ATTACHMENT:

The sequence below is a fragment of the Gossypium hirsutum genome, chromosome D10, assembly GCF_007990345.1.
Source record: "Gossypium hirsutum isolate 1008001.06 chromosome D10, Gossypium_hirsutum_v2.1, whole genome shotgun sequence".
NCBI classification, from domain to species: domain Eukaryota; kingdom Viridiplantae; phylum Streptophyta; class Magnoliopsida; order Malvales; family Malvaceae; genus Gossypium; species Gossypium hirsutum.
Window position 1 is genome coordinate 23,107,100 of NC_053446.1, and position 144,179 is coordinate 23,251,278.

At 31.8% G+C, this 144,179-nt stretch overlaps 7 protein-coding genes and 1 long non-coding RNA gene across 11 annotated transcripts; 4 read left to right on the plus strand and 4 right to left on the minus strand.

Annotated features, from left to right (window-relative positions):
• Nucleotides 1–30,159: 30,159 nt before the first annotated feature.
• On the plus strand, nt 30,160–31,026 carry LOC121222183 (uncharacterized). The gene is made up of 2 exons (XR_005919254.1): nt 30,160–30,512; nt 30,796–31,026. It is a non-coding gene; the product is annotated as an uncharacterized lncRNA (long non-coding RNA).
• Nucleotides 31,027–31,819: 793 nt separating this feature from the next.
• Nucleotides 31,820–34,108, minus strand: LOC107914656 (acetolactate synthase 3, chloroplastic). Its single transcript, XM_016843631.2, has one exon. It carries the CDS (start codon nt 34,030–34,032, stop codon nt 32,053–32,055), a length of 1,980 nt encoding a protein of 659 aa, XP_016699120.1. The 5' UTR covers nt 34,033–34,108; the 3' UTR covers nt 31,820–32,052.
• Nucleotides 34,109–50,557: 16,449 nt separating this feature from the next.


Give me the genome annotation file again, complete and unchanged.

The sequence below is a fragment of the Gossypium hirsutum genome, chromosome D10, assembly GCF_007990345.1.
Source record: "Gossypium hirsutum isolate 1008001.06 chromosome D10, Gossypium_hirsutum_v2.1, whole genome shotgun sequence".
NCBI classification, from domain to species: domain Eukaryota; kingdom Viridiplantae; phylum Streptophyta; class Magnoliopsida; order Malvales; family Malvaceae; genus Gossypium; species Gossypium hirsutum.
Window position 1 is genome coordinate 23,107,100 of NC_053446.1, and position 144,179 is coordinate 23,251,278.

At 31.8% G+C, this 144,179-nt stretch overlaps 7 protein-coding genes and 1 long non-coding RNA gene across 11 annotated transcripts; 4 read left to right on the plus strand and 4 right to left on the minus strand.

Annotated features, from left to right (window-relative positions):
• Nucleotides 1–30,159: 30,159 nt before the first annotated feature.
• On the plus strand, nt 30,160–31,026 carry LOC121222183 (uncharacterized). The gene is made up of 2 exons (XR_005919254.1): nt 30,160–30,512; nt 30,796–31,026. It is a non-coding gene; the product is annotated as an uncharacterized lncRNA (long non-coding RNA).
• Nucleotides 31,027–31,819: 793 nt separating this feature from the next.
• Nucleotides 31,820–34,108, minus strand: LOC107914656 (acetolactate synthase 3, chloroplastic). Its single transcript, XM_016843631.2, has one exon. It carries the CDS (start codon nt 34,030–34,032, stop codon nt 32,053–32,055), a length of 1,980 nt encoding a protein of 659 aa, XP_016699120.1. The 5' UTR covers nt 34,033–34,108; the 3' UTR covers nt 31,820–32,052.
• Nucleotides 34,109–50,557: 16,449 nt separating this feature from the next.